Springstone Financial, in Massachusetts, will pay $700,000 in restitution to victims for allegedly deceiving them through one of their lending programs, said the Consumer Financial Protection Bureau (CFPB) on Aug. 19.
The bureau said the company led customers to believe that loans they took out to pay for dental work was interest free. However, interest was accruing from the start of the customers’ purchase, and was charged if the balance wasn’t paid in full before the promotional period expired.
The CFPB said about 3,200 customers who signed up for the lending program were charged the deferred interest.
“Deceiving patients in need of medical care into paying for services with risky credit adds insult to injury,” said CFPB Director Richard Cordray. “The bureau will not tolerate financial companies or their providers taking advantage of distressed patients and their loved ones with misleading sales pitches.”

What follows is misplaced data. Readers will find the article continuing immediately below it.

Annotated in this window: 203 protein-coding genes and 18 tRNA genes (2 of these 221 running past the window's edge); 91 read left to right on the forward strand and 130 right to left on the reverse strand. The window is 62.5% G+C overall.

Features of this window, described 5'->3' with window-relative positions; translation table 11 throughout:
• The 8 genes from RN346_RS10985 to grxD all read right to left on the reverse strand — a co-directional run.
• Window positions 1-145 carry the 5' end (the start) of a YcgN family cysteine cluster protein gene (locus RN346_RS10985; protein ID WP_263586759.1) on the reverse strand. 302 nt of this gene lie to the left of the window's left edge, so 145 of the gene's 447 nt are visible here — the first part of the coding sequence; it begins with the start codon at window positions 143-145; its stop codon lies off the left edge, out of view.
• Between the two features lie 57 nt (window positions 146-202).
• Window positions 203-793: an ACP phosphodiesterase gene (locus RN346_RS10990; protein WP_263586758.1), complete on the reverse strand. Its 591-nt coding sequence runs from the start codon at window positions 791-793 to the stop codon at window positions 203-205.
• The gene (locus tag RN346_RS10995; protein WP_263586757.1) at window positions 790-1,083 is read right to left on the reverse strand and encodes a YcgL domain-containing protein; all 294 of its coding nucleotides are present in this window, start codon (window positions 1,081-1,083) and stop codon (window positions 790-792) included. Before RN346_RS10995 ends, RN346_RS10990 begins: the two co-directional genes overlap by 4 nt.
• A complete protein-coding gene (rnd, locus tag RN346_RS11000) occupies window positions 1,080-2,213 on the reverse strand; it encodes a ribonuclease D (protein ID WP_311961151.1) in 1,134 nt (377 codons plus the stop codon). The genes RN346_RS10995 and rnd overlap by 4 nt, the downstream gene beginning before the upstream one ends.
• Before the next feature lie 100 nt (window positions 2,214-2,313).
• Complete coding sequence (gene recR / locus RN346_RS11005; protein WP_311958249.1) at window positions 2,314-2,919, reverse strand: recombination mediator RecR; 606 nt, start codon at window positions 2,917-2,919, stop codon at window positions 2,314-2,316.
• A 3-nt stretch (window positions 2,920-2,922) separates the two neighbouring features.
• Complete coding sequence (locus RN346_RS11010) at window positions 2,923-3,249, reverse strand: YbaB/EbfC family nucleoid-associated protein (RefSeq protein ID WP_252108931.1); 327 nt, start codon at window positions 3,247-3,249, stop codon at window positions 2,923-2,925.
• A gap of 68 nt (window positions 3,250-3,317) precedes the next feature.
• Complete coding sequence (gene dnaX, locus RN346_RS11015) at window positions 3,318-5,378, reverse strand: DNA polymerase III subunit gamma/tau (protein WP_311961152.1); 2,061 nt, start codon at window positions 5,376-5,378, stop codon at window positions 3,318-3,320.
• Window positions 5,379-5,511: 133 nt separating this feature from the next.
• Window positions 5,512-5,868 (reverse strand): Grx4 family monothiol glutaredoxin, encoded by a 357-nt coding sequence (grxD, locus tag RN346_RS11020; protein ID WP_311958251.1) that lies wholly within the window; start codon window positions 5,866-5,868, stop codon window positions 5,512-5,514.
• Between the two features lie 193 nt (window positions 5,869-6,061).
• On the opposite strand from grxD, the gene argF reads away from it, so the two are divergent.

The health care lending program ran between January 2009 and December 2014, according to an investigation by the CFPB. The investigation revealed that those who were trained to market the deferred loan program were misleading customers about the interest that they could accrue if the balance was not paid on time.
Dental office staff told some customers the program was “interest free,” however interest rates were as high as 22.98 percent if not paid during the promotional period, Cordray said.